The 25-year war in Sri Lanka is winding down to a spectacular conclusion as the remnant of the LTTE makes their last stand on a narrow peninsula, amid thousands of civilian hostages. For the last six months, the Sri Lankan military has relentlessly driven the Tamil separatists from their territory in the north, and at last it would appear that the campaign is hours away from final victory. For all his other flaws, Sri Lanka’s President Mahinda Rajapaksa deserves to be commended for his single-minded determination to win the war that has ravaged his country for nearly 3 decades. Unlike Western leaders, Rajapaksa recognizes that wars are not usually ended by diplomacy or negotiation, but by the victory of one side over the other. Indeed, with all the past ceasefires having failed, and Sri Lankan forces now on the verge of victory, Western demands for an immediate ceasefire seem pathetic in the extreme.
Much of the diplomatic hand ringing concerns the civilians trapped in the LTTE’s final stronghold, evidently being used as human shields. Unfortunately, many of them are going to die, but by demanding that the Sri Lankan government suspend its offensive, the UN and the West do nothing to help the people of Sri Lanka. In the words of Edward Luttwak:
War fully achieved, with forces fought out and every promising expedient tried, with much destruction suffered and inflicted, with hopes of greater success finally spent, may lead to a peace that can be stable. But if war is interrupted before its self-destruction is achieved, no peace need ensue at all…
In the absence of anything resembling a classic Great Power competition, cease-fires and armistices are now generally imposed on lesser powers multilaterally, for essentially disinterested motives – often, indeed, for no better reason than the revulsion of television audiences exposed to harrowing scenes of war. Of course the result is to ensure that there will be many more such scenes.
The war in Sri Lanka offers many interesting lessons for strategists. For one, the LTTE has selected a positional strategy – opting to hold territory against government forces – and has been annihilated as a result. Their last-minute threat to resume a guerrilla campaign seems laughably hollow, and has only succeeded in frightening Western media commentators. Despite the romanticism that surrounds guerrilla fighters, the LTTE itself recognized that guerrilla warfare is ultimately an inferior form of combat, and only success on the battlefield can secure a real victory. Had they not attempted to hold the territory that they claim, they would have lost much legitimacy among the Tamil population (which they managed to lose anyway with their terrorism) and surrendered the strategic initiative to the government. Any LTTE that survive this defeat could take to the jungle, but as long as Rajapaksa is willing to hunt them down, they are unlikely to accomplish anything.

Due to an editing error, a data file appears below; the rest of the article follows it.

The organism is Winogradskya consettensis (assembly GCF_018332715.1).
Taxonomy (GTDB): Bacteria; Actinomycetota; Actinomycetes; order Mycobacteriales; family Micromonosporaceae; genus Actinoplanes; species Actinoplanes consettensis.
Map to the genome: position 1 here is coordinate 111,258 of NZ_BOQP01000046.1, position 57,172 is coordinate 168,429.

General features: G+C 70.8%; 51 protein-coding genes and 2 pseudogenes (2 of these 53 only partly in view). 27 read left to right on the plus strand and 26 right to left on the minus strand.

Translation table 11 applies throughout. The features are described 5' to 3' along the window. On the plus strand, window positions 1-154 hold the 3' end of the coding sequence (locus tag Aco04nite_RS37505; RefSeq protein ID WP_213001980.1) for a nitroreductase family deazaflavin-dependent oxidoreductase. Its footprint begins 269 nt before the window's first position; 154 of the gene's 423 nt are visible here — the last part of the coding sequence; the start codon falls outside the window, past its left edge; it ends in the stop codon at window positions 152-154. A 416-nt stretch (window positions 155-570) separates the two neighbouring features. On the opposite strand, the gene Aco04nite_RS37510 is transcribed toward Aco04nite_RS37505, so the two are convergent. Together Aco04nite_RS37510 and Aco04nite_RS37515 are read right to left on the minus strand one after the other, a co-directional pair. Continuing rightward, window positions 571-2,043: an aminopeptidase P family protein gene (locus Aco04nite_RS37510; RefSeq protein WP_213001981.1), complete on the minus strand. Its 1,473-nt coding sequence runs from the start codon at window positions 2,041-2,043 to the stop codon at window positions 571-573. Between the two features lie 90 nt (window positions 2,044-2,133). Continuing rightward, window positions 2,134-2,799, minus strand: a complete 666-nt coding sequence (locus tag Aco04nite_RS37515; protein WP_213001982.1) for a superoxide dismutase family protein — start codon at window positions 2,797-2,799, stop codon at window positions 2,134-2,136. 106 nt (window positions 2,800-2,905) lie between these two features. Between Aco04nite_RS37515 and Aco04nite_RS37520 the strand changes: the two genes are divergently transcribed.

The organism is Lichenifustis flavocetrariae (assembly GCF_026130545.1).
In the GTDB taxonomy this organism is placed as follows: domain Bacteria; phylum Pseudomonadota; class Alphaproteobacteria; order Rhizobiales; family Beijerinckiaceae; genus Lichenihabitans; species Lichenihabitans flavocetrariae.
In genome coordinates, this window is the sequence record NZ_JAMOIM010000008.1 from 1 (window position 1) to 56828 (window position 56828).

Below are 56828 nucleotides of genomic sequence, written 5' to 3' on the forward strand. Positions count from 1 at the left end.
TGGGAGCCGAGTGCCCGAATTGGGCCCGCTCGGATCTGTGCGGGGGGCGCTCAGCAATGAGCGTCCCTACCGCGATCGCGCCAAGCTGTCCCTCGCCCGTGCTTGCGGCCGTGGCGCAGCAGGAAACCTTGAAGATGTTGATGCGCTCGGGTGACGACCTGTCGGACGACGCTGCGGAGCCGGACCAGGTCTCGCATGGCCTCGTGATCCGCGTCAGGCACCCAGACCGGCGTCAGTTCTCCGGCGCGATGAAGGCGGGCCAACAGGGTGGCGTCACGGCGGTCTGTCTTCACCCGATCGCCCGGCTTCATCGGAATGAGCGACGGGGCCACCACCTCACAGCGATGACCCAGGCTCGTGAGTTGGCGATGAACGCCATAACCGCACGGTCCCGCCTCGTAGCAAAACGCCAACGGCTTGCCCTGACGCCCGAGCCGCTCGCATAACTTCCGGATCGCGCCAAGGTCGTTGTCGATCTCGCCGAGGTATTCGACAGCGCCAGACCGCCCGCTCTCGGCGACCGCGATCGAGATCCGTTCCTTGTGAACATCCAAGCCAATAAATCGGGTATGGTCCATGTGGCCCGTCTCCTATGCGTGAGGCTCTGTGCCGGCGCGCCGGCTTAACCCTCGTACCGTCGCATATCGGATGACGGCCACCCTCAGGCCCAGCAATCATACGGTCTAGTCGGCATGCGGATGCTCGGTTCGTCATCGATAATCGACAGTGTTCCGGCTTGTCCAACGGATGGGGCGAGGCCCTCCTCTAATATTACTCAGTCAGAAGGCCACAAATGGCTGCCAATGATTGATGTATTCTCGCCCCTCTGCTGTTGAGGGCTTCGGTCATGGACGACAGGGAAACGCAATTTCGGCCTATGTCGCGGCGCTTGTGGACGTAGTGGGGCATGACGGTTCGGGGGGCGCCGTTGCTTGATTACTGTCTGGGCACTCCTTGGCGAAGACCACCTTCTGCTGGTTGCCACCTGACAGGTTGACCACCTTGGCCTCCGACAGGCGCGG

It also demonstrates why the great powers ignore the political ramifications of civil wars in the Third World at their own peril. Beijing has used the opportunity to cultivate a new client state, supplying the Sri Lankan government with weapons in exchange for basing rights, pursuant to the “string of pearls” strategy (which I discuss here and here). From the Financial Times:
Beijing has in the last few years become a crucial supplier of weaponry and aid to Sri Lanka. More than that, it has helped to deflect international criticism of mass civilian casualties in the war. In return, Beijing has won access to a key Sri Lankan port, giving it a strategic foothold next to one of the world’s premier shipping lanes, right under the nose of the south Asian regional power, India.
“China has played a very important role in tilting the balance in favour of the government forces,” says Brahma Chellaney of the Centre for Policy Research in New Delhi. Beijing’s Communist leaders “have been responsible for trying to prevent the United Nations Security Council from issuing any harsh resolutions on Sri Lanka”.
The U.S. and India will be dealing with this for a long time to come. Had Washington or its allies been willing to supply Sri Lanka with arms, China’s strategy for the Indian Ocean would have been dealt a setback. Alas, it’s too late now.
To consolidate his victory, Rajapaksa must address the persecution of the Tamil minority that was the source of the war. This would rob any subsequent insurgency of legitimacy and would install a lasting peace. But for now, the world should bear witness to a rare and remarkable event: a victorious war.